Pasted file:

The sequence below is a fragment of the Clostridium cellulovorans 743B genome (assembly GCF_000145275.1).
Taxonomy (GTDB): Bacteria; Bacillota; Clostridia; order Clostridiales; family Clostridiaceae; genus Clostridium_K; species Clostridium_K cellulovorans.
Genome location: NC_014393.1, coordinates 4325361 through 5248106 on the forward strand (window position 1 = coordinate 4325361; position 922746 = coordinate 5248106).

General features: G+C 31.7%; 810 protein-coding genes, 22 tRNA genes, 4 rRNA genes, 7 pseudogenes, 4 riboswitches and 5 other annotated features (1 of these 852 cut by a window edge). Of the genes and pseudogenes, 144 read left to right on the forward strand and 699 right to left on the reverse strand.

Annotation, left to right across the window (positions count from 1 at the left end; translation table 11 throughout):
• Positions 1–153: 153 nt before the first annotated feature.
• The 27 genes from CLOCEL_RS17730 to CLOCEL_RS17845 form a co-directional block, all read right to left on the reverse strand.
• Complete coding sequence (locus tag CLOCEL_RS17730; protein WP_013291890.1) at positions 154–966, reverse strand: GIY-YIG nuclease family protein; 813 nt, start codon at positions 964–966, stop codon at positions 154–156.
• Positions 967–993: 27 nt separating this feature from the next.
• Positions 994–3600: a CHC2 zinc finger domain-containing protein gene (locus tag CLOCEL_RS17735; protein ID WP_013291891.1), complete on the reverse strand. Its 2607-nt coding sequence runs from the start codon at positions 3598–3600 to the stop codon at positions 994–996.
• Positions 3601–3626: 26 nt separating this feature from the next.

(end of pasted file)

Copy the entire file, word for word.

The sequence below is a fragment of the Clostridium cellulovorans 743B genome (assembly GCF_000145275.1).
Taxonomy (GTDB): Bacteria; Bacillota; Clostridia; order Clostridiales; family Clostridiaceae; genus Clostridium_K; species Clostridium_K cellulovorans.
Genome location: NC_014393.1, coordinates 4325361 through 5248106 on the forward strand (window position 1 = coordinate 4325361; position 922746 = coordinate 5248106).

General features: G+C 31.7%; 810 protein-coding genes, 22 tRNA genes, 4 rRNA genes, 7 pseudogenes, 4 riboswitches and 5 other annotated features (1 of these 852 cut by a window edge). Of the genes and pseudogenes, 144 read left to right on the forward strand and 699 right to left on the reverse strand.

Annotation, left to right across the window (positions count from 1 at the left end; translation table 11 throughout):
• Positions 1–153: 153 nt before the first annotated feature.
• The 27 genes from CLOCEL_RS17730 to CLOCEL_RS17845 form a co-directional block, all read right to left on the reverse strand.
• Complete coding sequence (locus tag CLOCEL_RS17730; protein WP_013291890.1) at positions 154–966, reverse strand: GIY-YIG nuclease family protein; 813 nt, start codon at positions 964–966, stop codon at positions 154–156.
• Positions 967–993: 27 nt separating this feature from the next.
• Positions 994–3600: a CHC2 zinc finger domain-containing protein gene (locus tag CLOCEL_RS17735; protein ID WP_013291891.1), complete on the reverse strand. Its 2607-nt coding sequence runs from the start codon at positions 3598–3600 to the stop codon at positions 994–996.
• Positions 3601–3626: 26 nt separating this feature from the next.